Why are two BC Liberal MLAs sharing fake news and conspiracy theories?

The year is more than half-over, and the BC Liberals have spent much of it saying terrible things.

They range from dunderheaded comments about renters and students from Andrew Wilkinson to outrageously offensive outbursts about BC’s minority communities from Rich Coleman, Jas Johal and Ian Paton. Now, two more BC Liberal MLAs have joined them.

Last week, John Rustad, the MLA for Nechako Lakes, shared a shocking story about the euthanasia of 23 endangered mountain caribou by government researchers on his Facebook page.

The post quickly started to circulate online, and angry comments poured in.

There was just one problem. It wasn’t true. At all.

CBC News spoke to scientists who confirmed that 15 domesticated, bottle-fed caribou had been brought in from Alaska for a research project.

By the end of the project, 8 babies had been born, bringing the total to 23. Of those, 21 were donated to zoos and 2 were euthanized.

Rustad's story wasn't just wrong; it was essentially the opposite of what really happened. And as the spokesperson for the BC Liberals on the caribou file — Rustad really should have known better.

Confronted with the correct information, most people would apologize and back down. John Rustad chose a different path.

"If there's errors and stuff made, I certainly don't want to be part of what would be considered fake news. At the same time, when information like that comes forward, it's a piece of information that's worth sharing." he told CBC News.

In a follow-up post on his Facebook page, he continued defending his choice to post fake news.

"How much scrutiny should a politician, someone from the media or someone from the public at large do before posting information. As a society, how much scrutiny do you consider when you read a post? I am happy to update anything I post when and if more accurate information is provided. But that still begs the question: in the world of fake news, how should social media be "policed" to make sure accurate information is shared?"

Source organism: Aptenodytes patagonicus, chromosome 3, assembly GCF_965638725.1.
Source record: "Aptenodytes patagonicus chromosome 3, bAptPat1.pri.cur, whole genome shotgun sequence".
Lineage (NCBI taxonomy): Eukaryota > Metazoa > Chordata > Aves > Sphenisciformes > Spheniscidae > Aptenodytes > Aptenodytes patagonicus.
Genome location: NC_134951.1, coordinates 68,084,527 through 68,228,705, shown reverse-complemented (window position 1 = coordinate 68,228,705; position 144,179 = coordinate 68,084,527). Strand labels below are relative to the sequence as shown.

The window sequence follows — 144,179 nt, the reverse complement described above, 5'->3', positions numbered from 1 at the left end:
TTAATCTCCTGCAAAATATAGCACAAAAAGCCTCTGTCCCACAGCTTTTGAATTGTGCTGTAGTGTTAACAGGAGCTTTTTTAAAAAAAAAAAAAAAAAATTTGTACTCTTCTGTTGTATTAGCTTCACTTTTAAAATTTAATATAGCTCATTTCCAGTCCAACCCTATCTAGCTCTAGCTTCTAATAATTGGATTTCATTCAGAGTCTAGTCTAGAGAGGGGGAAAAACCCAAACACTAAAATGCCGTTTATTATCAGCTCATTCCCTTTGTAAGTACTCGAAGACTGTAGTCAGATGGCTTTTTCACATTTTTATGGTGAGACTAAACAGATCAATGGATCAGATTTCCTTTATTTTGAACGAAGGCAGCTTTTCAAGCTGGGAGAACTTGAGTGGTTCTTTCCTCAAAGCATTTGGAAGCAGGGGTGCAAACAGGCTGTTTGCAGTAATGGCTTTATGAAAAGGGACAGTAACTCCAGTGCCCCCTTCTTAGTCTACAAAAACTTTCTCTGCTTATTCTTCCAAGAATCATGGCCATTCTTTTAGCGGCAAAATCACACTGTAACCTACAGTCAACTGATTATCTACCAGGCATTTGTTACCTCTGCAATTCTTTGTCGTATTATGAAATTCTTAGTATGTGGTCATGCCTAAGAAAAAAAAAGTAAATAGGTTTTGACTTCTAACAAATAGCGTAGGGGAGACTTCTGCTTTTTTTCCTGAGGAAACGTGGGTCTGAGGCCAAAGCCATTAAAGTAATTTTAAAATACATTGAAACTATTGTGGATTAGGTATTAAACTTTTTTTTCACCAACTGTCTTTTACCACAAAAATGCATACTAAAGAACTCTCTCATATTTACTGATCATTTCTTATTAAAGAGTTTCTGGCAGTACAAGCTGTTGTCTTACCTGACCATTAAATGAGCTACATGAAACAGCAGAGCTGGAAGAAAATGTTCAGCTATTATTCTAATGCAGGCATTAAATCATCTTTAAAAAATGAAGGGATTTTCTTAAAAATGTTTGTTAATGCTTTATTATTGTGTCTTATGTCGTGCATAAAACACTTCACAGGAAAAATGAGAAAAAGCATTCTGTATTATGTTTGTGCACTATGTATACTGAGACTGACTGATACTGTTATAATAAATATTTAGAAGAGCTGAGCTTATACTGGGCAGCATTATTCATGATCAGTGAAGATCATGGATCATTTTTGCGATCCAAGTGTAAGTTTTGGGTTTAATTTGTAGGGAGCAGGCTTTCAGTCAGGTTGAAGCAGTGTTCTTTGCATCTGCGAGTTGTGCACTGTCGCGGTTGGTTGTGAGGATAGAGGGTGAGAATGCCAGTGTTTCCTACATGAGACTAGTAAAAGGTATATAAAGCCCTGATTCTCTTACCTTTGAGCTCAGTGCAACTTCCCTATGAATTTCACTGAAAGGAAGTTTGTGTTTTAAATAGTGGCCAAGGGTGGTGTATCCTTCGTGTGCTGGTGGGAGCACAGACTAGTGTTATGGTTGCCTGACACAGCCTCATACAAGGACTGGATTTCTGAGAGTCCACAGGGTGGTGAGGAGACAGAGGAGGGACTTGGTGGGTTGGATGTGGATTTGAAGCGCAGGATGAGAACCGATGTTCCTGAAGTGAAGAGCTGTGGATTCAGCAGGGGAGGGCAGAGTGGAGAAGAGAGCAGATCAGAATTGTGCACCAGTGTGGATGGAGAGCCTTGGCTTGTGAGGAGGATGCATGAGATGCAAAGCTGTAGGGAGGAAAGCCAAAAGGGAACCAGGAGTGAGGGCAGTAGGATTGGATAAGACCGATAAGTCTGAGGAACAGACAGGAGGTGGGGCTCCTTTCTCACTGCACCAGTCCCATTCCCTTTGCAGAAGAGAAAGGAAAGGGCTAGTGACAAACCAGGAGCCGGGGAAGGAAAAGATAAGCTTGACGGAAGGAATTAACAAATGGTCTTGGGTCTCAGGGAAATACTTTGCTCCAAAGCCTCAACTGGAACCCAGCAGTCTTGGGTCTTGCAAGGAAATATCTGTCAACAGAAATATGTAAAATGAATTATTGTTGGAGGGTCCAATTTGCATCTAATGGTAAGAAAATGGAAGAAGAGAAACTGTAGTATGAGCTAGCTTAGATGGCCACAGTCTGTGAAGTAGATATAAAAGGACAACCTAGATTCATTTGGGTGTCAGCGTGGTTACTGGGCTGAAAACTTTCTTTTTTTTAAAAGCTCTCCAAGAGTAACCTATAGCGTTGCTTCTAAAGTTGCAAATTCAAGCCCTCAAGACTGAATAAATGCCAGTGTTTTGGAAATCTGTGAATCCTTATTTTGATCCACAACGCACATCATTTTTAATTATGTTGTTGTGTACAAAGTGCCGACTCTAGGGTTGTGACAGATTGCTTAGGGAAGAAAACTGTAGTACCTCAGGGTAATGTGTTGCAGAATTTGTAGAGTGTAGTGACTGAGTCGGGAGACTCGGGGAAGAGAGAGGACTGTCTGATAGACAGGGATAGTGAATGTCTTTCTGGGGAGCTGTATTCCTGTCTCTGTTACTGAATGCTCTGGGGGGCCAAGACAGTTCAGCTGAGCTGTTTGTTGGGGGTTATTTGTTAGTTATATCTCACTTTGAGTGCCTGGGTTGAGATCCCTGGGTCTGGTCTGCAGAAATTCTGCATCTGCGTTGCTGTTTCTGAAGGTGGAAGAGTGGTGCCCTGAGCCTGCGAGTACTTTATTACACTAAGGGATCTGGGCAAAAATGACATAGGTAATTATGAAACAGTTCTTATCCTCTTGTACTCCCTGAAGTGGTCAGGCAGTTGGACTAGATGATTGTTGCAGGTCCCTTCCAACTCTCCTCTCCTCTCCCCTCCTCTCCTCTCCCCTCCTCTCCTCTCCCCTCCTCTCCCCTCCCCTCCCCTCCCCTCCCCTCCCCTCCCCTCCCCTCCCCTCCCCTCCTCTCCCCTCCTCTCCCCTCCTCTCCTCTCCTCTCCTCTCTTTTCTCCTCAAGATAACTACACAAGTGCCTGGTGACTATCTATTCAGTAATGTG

A few days later, Linda Larson, the BC Liberal MLA for Boundary-Similkameen, was in the middle of an interview with CBC radio when she started sharing conspiracy theories about a proposed national park in her riding.

Here’s Larson’s response to a question about opposition to the park:

“International money lobbying is also part of pushing (sic) in British Columbia right now... This is another example of urbanites pushing rural land use planning onto the rural residents of BC, and it’s happening all over the province as you well know.”

That’s bad enough, but she wasn’t done.

“You have followed a lot of these different groups, everything from Greenpeace onwards, the list is extensive. You are well aware that the money to fund them always comes from, as a general rule, outside the country. I’m not interested in discussing that with you. My concern is what’s happening here in the South Okanagan."

Shortly after, she hung up. Chris Walker, the CBC radio host on the other end of the line, says it was the first time anyone has hung up on him in 12 years on the air. He posted the audio here.

Unfortunately, it's not the first time Larson has made this claim.

In 2015, Larson was defending her decision to create a secret, taxpayer-funded "focus group" to vet submissions of interest around the national park to a local journalist. She called those who support the park 'the crazy people out there' and 'extremists'.

Fake news, conspiracy theories — they’re not harmless distractions.

Facebook, Twitter and Youtube all have dedicated teams fighting its spread, and the Canadian federal government has identified it as a risk during the upcoming federal election.

British Columbians deserve to have access to media that's well-researched, factual and informative. At the very least, they least deserve elected officials who won't peddle misinformation, fake news or conspiracy theories. And, unfortunately, in 2019, that's apparently too much to ask from the BC Liberals.